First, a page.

Poor lending practices leaving banks and public exposed says report

Poor lending practices by banks and building societies have left many in the UK with dangerous levels of debt exposure, a Datamonitor report has warned.

Over-eagerness among finance companies to offer credit cards, homeowner loans and overdrafts to all potential customers has stored up problems for the future, it claimed.

The average adult in the UK owed £4,122 in unsecured personal borrowing at the end of 2005, Datamonitor figures have shown.

Amid the blowback from their earlier policies banks are now restricting their lending, cutting off those who have a legitimate need and means to pay for borrowing.

“In previously pursuing aggressive marketing strategies, lenders are partly responsible for the current situation of high level of indebtedness,” said Karina Purang of Datamonitor.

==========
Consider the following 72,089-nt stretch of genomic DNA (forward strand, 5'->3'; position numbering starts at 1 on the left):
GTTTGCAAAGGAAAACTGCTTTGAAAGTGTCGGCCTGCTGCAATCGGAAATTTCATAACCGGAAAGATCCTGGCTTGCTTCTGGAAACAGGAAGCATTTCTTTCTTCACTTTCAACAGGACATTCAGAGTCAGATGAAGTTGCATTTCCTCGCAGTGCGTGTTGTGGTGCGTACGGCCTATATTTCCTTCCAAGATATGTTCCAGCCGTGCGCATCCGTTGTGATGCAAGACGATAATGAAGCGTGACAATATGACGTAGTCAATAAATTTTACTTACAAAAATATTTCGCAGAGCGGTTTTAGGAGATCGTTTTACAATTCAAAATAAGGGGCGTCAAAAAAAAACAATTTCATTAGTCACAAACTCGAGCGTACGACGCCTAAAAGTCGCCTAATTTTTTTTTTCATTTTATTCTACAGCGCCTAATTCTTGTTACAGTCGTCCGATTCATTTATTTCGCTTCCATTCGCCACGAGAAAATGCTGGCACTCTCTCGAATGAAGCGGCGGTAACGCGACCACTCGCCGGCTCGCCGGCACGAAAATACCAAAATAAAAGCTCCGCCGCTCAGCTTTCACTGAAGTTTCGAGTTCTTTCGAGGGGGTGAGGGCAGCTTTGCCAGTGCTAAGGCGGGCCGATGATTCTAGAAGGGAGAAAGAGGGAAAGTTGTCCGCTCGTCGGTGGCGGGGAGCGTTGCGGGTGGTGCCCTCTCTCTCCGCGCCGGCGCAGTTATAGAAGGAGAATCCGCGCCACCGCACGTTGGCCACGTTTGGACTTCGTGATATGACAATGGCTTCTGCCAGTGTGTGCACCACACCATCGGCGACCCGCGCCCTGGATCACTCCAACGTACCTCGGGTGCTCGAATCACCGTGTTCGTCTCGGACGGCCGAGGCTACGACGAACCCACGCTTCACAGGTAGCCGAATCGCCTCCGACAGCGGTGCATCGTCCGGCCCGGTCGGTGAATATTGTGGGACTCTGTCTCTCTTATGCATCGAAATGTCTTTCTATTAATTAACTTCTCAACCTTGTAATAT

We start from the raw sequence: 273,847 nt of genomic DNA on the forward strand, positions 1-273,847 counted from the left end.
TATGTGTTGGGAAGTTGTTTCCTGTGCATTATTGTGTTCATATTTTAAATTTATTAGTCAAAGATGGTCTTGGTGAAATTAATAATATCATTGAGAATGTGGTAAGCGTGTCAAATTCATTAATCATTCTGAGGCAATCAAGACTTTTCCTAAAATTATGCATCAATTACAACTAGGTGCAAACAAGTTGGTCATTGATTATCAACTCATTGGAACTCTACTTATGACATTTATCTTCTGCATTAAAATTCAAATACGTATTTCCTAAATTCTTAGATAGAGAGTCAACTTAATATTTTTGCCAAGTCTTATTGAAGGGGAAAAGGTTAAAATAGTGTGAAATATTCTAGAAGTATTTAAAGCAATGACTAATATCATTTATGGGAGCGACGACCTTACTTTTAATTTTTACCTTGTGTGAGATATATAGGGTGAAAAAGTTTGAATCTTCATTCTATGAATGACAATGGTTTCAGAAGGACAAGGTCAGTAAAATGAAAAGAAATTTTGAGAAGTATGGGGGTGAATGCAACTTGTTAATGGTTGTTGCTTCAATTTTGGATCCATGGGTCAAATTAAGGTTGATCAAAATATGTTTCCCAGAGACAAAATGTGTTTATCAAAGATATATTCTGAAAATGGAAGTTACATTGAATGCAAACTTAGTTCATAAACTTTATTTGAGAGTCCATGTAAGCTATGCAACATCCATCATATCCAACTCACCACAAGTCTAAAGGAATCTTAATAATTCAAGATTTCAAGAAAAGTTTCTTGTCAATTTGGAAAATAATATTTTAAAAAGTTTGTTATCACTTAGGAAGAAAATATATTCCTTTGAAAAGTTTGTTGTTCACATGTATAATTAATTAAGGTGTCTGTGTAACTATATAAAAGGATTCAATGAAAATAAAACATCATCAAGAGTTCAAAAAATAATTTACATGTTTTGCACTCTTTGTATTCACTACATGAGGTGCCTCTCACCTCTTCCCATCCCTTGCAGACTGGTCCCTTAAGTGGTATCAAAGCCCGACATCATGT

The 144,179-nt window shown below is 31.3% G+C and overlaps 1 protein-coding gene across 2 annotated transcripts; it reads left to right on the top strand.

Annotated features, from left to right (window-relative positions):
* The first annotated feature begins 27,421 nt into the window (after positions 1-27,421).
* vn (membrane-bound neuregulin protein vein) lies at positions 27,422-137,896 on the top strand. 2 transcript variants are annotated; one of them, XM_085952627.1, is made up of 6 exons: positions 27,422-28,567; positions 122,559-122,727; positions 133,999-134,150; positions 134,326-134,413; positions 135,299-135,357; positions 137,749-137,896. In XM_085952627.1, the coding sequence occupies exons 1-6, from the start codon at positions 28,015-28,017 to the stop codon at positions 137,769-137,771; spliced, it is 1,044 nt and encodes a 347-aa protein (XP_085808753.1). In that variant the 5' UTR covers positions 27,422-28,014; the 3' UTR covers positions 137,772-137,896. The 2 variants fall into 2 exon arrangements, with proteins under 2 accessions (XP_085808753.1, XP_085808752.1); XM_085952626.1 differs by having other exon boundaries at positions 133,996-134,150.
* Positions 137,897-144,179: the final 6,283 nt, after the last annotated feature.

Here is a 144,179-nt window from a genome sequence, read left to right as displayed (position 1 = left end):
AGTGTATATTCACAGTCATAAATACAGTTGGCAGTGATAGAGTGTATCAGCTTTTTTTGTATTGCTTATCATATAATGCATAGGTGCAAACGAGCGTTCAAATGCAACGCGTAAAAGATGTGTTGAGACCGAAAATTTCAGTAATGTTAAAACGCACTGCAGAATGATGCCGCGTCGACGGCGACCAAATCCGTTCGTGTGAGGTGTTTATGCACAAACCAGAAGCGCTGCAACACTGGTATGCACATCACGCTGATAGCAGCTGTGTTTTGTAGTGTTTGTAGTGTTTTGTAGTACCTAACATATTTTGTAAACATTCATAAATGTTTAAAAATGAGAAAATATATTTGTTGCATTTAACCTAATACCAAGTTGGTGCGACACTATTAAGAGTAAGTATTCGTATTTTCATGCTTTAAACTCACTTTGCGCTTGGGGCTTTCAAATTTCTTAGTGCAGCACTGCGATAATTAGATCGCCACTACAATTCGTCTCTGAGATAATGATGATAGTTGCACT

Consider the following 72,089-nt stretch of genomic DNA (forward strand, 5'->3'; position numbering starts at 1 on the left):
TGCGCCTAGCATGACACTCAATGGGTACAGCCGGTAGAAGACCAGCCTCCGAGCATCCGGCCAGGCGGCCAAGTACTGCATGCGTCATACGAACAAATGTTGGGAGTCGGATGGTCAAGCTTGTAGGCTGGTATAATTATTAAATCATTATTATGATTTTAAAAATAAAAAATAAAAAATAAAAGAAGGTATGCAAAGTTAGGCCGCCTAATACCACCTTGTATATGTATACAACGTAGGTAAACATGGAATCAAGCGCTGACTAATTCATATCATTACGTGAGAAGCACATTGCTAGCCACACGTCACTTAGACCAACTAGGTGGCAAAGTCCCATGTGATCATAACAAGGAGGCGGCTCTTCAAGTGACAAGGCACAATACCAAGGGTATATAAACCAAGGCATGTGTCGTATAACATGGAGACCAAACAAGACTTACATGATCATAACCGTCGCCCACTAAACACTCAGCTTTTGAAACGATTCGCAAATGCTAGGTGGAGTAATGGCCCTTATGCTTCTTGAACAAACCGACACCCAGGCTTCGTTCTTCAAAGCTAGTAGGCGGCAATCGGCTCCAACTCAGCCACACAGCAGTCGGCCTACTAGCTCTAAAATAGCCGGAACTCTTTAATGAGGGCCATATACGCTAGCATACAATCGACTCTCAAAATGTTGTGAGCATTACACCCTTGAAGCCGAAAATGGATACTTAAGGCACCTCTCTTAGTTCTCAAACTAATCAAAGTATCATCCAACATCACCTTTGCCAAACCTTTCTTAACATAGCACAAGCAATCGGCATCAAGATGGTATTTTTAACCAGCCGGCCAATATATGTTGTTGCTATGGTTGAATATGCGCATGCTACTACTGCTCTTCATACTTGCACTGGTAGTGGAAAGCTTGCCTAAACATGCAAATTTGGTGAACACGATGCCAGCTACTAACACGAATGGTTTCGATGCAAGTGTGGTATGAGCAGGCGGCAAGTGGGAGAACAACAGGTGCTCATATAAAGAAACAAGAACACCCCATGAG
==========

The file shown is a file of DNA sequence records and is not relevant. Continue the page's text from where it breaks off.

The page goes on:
“They are now facing rising bad debts on past lending decisions, on which they have no control at all.”

While most borrowers are comfortable with their level of debt, a significant minority are a cause for concern and would be particularly at risk in an economic downturn.

Over the last five years the number of people declaring themselves bankrupt has risen at an annual average of 25.4 per cent, reaching 47,287 in 2005.

© Adfero Ltd

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